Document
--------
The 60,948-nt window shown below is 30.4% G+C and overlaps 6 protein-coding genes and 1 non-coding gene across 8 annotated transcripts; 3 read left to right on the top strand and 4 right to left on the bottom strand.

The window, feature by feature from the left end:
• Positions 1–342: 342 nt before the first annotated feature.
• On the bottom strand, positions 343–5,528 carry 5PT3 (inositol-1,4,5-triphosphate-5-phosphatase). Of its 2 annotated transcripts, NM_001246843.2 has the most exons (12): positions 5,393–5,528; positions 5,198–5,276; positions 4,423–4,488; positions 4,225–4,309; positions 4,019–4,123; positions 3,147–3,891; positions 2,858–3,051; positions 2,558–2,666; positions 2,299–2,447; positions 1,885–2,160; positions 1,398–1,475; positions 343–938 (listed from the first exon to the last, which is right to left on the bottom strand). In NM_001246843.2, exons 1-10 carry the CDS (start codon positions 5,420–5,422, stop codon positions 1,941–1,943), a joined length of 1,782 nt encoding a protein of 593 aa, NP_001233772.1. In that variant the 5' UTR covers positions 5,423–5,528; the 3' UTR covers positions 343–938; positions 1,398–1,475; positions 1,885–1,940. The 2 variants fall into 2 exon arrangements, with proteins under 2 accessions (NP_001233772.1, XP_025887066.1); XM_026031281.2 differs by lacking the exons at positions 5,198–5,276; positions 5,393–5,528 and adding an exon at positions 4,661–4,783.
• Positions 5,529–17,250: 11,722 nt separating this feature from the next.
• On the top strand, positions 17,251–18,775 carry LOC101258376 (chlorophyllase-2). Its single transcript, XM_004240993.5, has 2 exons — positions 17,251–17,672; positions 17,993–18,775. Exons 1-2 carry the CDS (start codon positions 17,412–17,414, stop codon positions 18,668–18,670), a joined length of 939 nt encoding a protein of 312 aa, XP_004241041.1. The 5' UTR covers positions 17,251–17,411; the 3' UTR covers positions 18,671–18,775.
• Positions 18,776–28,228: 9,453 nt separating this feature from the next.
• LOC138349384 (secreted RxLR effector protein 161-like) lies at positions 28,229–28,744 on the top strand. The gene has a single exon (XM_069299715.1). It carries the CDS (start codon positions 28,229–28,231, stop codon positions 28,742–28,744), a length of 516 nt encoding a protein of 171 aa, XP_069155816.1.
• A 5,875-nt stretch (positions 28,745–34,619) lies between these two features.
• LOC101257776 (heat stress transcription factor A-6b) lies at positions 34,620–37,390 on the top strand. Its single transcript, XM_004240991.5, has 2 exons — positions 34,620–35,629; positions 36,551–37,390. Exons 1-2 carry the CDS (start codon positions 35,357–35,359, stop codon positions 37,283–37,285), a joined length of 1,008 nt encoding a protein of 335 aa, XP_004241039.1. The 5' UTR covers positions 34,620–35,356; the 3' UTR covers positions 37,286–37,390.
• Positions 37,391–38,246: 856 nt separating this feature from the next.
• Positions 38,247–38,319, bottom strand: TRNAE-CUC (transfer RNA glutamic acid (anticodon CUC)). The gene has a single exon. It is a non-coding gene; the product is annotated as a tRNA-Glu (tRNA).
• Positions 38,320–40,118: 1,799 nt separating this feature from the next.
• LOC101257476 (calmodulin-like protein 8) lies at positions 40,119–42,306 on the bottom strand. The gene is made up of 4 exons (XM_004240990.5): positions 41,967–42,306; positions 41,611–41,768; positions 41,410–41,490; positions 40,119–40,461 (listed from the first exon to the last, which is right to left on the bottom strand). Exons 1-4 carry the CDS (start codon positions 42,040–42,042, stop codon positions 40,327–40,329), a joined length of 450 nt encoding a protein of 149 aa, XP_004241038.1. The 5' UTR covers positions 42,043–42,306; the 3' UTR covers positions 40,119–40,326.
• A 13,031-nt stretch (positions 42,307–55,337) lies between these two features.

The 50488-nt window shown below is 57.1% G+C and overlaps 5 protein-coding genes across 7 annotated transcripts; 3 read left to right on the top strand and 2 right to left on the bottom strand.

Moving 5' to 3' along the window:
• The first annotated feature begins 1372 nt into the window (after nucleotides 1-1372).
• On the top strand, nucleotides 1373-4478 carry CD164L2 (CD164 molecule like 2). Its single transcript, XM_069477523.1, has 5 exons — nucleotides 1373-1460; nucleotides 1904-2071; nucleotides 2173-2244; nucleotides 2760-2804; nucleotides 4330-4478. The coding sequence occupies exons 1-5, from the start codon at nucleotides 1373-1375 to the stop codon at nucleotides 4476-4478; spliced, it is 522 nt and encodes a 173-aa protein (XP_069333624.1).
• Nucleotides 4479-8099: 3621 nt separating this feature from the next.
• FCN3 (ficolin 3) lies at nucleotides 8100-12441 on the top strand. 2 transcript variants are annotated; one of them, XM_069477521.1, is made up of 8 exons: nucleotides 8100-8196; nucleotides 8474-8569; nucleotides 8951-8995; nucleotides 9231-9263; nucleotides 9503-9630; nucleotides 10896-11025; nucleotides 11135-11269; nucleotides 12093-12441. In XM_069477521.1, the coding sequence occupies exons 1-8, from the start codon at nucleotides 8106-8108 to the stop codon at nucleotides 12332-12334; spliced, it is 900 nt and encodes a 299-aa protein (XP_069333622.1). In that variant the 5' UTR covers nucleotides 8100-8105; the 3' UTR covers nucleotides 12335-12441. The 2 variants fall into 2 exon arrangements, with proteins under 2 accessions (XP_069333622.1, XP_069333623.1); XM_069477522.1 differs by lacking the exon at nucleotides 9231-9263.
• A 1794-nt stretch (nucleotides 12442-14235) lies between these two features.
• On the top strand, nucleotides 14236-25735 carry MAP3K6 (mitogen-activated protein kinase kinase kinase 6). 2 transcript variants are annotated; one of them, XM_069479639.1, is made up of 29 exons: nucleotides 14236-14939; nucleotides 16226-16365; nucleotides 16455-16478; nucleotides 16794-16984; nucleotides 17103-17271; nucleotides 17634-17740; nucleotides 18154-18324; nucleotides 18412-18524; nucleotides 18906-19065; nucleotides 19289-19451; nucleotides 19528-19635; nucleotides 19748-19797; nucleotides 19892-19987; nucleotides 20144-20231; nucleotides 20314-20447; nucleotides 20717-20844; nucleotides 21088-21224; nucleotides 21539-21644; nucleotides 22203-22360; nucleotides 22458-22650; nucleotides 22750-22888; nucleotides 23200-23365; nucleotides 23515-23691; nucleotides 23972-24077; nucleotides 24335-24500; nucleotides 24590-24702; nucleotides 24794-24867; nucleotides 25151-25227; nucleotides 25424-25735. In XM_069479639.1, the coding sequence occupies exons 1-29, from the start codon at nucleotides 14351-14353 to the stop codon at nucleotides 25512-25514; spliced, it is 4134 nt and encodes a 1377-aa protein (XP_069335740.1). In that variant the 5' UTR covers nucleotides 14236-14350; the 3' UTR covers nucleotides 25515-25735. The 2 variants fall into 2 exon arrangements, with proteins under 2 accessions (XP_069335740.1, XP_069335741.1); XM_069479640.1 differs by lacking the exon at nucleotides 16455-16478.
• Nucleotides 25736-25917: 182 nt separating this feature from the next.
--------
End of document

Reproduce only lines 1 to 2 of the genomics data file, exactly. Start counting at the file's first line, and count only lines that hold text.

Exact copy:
The 60,948-nt window shown below is 30.4% G+C and overlaps 6 protein-coding genes and 1 non-coding gene across 8 annotated transcripts; 3 read left to right on the top strand and 4 right to left on the bottom strand.

The window, feature by feature from the left end: